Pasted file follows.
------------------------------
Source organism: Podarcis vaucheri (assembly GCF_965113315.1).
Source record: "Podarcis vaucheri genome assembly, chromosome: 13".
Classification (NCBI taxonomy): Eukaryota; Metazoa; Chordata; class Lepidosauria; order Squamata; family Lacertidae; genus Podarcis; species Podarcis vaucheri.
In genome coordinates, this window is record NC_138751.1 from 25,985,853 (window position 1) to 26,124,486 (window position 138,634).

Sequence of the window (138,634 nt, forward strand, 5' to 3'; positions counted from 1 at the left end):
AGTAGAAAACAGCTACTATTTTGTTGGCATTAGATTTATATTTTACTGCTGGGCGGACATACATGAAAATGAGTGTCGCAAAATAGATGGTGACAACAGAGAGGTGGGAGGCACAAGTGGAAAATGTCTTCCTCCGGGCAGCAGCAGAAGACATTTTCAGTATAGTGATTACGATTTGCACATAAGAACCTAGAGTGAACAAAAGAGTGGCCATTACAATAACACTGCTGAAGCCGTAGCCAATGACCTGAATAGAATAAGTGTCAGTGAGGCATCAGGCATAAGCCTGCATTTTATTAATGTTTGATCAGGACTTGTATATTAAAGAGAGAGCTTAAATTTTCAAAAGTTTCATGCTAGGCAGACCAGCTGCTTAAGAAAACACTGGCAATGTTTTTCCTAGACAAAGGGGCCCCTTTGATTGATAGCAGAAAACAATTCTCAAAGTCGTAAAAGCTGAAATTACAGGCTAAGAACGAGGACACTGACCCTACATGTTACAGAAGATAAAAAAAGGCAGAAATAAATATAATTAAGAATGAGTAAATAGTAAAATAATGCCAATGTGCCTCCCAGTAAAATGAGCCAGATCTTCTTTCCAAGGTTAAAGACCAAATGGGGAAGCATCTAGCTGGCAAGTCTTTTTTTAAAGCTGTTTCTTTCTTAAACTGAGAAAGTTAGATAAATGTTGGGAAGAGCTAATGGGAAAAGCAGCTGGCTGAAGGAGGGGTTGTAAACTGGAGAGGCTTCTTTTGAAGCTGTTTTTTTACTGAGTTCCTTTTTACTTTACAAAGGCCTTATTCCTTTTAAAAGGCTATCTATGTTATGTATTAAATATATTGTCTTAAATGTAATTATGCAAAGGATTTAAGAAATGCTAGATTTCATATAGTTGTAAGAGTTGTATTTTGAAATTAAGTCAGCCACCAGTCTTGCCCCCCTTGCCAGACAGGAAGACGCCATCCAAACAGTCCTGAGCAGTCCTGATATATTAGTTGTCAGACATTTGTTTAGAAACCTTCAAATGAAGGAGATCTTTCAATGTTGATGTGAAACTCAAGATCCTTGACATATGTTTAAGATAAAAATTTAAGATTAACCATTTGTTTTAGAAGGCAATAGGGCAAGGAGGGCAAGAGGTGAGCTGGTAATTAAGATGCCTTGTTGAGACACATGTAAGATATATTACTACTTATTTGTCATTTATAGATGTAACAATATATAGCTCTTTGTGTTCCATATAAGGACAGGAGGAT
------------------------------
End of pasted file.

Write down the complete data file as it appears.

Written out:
Source organism: Podarcis vaucheri (assembly GCF_965113315.1).
Source record: "Podarcis vaucheri genome assembly, chromosome: 13".
Classification (NCBI taxonomy): Eukaryota; Metazoa; Chordata; class Lepidosauria; order Squamata; family Lacertidae; genus Podarcis; species Podarcis vaucheri.
In genome coordinates, this window is record NC_138751.1 from 25,985,853 (window position 1) to 26,124,486 (window position 138,634).

Sequence of the window (138,634 nt, forward strand, 5' to 3'; positions counted from 1 at the left end):
AGTAGAAAACAGCTACTATTTTGTTGGCATTAGATTTATATTTTACTGCTGGGCGGACATACATGAAAATGAGTGTCGCAAAATAGATGGTGACAACAGAGAGGTGGGAGGCACAAGTGGAAAATGTCTTCCTCCGGGCAGCAGCAGAAGACATTTTCAGTATAGTGATTACGATTTGCACATAAGAACCTAGAGTGAACAAAAGAGTGGCCATTACAATAACACTGCTGAAGCCGTAGCCAATGACCTGAATAGAATAAGTGTCAGTGAGGCATCAGGCATAAGCCTGCATTTTATTAATGTTTGATCAGGACTTGTATATTAAAGAGAGAGCTTAAATTTTCAAAAGTTTCATGCTAGGCAGACCAGCTGCTTAAGAAAACACTGGCAATGTTTTTCCTAGACAAAGGGGCCCCTTTGATTGATAGCAGAAAACAATTCTCAAAGTCGTAAAAGCTGAAATTACAGGCTAAGAACGAGGACACTGACCCTACATGTTACAGAAGATAAAAAAAGGCAGAAATAAATATAATTAAGAATGAGTAAATAGTAAAATAATGCCAATGTGCCTCCCAGTAAAATGAGCCAGATCTTCTTTCCAAGGTTAAAGACCAAATGGGGAAGCATCTAGCTGGCAAGTCTTTTTTTAAAGCTGTTTCTTTCTTAAACTGAGAAAGTTAGATAAATGTTGGGAAGAGCTAATGGGAAAAGCAGCTGGCTGAAGGAGGGGTTGTAAACTGGAGAGGCTTCTTTTGAAGCTGTTTTTTTACTGAGTTCCTTTTTACTTTACAAAGGCCTTATTCCTTTTAAAAGGCTATCTATGTTATGTATTAAATATATTGTCTTAAATGTAATTATGCAAAGGATTTAAGAAATGCTAGATTTCATATAGTTGTAAGAGTTGTATTTTGAAATTAAGTCAGCCACCAGTCTTGCCCCCCTTGCCAGACAGGAAGACGCCATCCAAACAGTCCTGAGCAGTCCTGATATATTAGTTGTCAGACATTTGTTTAGAAACCTTCAAATGAAGGAGATCTTTCAATGTTGATGTGAAACTCAAGATCCTTGACATATGTTTAAGATAAAAATTTAAGATTAACCATTTGTTTTAGAAGGCAATAGGGCAAGGAGGGCAAGAGGTGAGCTGGTAATTAAGATGCCTTGTTGAGACACATGTAAGATATATTACTACTTATTTGTCATTTATAGATGTAACAATATATAGCTCTTTGTGTTCCATATAAGGACAGGAGGAT